Still, with security all thrown into the mix together, the number of active vendors is causing confusion. Especially fuzzy, says Smith, is how one brand differentiates from another. Brand recognition is taking a bit of a beating as mindshare among customers is scattered and tugged in alternate directions. The market leaders have the most to lose from this exercise and are working overtime to maintain their position.
For channel players with multi-vendor environments, this competitive playground has spawned some effective bargaining tools. "The best way to manage a multi-vendor environment is to consider the customer's requirements as paramount," says Argyropoulos. "If a customer has a certain product installed we will usually put forward the pros of maintaining the status quo against any additional features that exist in a competing product. That way the vendors have to step up to the plate to meet their competitor's offer." Based on deals brokered under such circumstances, customers will often relinquish their original selection.
Cost is still at the forefront of purchasing decisions and in this respect sweeteners make the difference. With workers shuffling files back and forth from their home PCs, the fact that full-time employees are allowed to install the AV software on their home PCs, without having to purchase additional licences, is a plus. Symantec quietly phased this feature out at the end of last year, mostly because it was difficult to regulate and because the corporate product is not designed for the home user, according to Errera. On the surface, the cost may only be the difference between $65 and $40, but when multiplied by 100-500 employees this becomes a yearly expense of $2,500-$12,500.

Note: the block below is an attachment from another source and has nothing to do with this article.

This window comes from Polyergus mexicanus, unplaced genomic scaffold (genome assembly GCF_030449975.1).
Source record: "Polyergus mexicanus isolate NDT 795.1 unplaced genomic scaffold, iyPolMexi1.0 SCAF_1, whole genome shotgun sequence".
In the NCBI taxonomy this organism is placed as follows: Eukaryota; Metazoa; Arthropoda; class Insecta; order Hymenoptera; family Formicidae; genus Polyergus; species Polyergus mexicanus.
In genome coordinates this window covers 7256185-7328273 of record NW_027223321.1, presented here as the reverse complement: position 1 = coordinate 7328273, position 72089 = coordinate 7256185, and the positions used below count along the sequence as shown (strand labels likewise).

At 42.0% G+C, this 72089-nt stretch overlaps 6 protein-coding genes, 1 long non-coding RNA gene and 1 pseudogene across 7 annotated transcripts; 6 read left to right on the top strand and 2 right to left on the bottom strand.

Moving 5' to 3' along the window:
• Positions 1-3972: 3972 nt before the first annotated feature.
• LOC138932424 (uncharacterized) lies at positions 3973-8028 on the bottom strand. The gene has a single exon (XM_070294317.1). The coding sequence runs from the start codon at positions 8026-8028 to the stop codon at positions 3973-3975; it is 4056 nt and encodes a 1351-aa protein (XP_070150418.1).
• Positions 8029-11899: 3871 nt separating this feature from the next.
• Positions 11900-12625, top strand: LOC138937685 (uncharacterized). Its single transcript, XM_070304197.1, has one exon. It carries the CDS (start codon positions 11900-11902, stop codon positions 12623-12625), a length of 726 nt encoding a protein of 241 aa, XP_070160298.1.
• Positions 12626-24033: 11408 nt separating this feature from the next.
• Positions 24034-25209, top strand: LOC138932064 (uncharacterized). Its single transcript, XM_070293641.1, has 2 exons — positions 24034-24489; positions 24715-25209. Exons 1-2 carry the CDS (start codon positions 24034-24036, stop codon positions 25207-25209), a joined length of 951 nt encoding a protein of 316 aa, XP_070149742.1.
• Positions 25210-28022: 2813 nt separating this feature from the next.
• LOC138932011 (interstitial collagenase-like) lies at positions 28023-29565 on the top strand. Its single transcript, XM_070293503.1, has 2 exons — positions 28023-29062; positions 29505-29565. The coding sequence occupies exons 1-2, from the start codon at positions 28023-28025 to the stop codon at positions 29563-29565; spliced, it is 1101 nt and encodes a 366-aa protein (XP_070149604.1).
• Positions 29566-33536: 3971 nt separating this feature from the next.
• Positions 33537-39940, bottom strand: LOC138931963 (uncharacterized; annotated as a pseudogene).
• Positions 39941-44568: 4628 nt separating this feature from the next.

Meanwhile, most will agree that AV providers are on a fairly even playing ground technically speaking. More often than not, any serious technical glitches arise via a network infrastructure problem rather than a stability issue with the software - like a Linux box hanging off the system that no-one ever knew about, for instance. "One product may be better at the gateway than the desktop but you can pretty much adjust AV suites to suit whatever environment the customer has," says Argyropoulos.
Smith on the other hand, says there are subtle differences when it comes to managing the signature updates from a central point, or how easy it is for the signatures to flow down to the server and the desktop. "It's not that one product is more technically advanced than the other, it's just easier to deploy," he says.
Still, Smith concedes that the really vital factors are not about the technical stability of the software, but about how quickly a vendor can put together a preventative patch after a virus has been spotted in the wild.
"I tend to scan every AV vendor's Web site for tips and warnings because some will catch things quicker than others, but the 24x7x365 support is a comfort," says one IT administrator, who has just moved over to the Sophos platform. He says the presence of a follow-the-sun base in Australia is even more encouraging.